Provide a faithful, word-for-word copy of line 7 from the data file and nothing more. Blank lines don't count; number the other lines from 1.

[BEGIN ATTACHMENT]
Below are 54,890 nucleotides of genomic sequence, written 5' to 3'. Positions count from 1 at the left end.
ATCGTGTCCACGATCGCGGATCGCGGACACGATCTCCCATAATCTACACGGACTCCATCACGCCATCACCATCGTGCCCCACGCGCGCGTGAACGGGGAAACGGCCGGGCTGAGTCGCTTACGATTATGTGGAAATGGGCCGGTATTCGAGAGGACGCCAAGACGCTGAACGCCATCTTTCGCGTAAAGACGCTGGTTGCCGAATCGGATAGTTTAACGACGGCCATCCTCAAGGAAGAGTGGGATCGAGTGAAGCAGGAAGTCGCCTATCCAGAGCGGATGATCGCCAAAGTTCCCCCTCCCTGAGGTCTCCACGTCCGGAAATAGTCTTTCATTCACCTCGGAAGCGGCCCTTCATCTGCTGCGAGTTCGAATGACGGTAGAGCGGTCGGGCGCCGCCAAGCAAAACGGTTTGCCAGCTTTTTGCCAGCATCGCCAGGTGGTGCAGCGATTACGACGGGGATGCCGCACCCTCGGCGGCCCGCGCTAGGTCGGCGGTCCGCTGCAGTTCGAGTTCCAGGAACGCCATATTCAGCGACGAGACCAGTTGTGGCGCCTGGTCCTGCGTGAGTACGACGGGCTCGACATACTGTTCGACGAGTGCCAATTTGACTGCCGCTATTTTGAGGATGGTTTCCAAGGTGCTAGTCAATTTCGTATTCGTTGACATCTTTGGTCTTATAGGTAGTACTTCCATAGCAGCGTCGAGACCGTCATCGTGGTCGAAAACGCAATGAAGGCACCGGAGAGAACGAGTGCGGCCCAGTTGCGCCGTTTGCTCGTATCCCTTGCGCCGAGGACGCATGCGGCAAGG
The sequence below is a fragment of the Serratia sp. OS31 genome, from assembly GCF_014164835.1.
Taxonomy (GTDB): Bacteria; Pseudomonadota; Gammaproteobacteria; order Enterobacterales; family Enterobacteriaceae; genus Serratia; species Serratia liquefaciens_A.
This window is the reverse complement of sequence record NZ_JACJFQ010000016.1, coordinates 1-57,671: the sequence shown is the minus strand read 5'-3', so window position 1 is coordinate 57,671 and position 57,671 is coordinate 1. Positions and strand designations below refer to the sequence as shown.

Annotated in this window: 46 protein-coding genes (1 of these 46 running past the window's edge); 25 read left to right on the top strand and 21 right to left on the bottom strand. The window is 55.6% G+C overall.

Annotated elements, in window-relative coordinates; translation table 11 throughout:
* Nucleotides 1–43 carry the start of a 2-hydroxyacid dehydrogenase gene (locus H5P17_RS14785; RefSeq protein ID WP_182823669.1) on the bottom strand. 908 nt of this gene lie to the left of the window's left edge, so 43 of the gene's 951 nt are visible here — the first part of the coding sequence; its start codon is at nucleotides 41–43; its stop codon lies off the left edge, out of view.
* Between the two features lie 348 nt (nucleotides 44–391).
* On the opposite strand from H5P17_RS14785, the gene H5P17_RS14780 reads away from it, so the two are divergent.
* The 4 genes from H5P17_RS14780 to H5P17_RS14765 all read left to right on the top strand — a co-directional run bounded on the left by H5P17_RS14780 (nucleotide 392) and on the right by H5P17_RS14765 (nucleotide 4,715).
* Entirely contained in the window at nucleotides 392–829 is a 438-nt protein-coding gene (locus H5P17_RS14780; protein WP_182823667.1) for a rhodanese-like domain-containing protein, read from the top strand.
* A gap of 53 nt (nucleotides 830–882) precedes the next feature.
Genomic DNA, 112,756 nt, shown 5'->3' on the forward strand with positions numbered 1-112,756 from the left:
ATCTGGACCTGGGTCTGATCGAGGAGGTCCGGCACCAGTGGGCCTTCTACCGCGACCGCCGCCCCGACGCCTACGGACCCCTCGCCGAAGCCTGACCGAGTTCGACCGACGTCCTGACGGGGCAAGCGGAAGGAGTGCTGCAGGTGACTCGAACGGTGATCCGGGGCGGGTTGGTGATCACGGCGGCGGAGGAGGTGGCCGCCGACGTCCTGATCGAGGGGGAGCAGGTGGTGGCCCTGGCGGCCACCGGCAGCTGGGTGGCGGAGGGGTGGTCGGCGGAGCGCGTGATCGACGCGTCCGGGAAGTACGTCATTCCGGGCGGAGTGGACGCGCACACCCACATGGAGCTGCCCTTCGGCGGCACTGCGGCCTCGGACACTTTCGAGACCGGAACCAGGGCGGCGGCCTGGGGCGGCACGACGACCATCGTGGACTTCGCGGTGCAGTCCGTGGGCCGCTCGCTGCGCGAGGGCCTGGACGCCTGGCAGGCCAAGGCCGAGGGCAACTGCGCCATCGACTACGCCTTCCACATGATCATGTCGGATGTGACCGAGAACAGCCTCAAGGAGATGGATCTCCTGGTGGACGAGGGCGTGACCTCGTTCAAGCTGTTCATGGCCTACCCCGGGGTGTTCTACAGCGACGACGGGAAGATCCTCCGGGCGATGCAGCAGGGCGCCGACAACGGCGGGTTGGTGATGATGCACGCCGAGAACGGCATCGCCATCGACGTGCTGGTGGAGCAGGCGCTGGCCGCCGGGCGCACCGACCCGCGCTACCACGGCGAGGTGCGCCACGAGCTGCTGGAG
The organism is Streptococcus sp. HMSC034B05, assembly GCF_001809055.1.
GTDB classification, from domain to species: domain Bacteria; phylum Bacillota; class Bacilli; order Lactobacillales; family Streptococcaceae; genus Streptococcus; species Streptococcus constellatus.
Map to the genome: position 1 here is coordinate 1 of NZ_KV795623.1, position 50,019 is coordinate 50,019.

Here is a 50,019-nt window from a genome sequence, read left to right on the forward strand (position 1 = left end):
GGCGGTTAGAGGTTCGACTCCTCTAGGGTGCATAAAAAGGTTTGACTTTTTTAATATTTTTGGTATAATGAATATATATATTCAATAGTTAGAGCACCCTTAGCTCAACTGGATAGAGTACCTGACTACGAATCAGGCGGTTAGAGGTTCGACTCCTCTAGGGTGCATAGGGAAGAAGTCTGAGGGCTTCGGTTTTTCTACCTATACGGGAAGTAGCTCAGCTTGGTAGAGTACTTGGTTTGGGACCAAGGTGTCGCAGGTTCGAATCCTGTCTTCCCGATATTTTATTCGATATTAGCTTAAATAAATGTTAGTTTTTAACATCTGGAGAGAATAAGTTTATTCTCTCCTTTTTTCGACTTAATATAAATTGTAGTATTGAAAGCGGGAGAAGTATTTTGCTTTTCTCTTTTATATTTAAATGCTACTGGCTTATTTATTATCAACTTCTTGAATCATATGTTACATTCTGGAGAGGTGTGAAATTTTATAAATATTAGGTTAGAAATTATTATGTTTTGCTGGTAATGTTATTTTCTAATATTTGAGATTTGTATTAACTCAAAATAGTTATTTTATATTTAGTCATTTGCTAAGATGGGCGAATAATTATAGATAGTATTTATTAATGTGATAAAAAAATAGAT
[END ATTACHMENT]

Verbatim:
Annotated elements, in window-relative coordinates; translation table 11 throughout: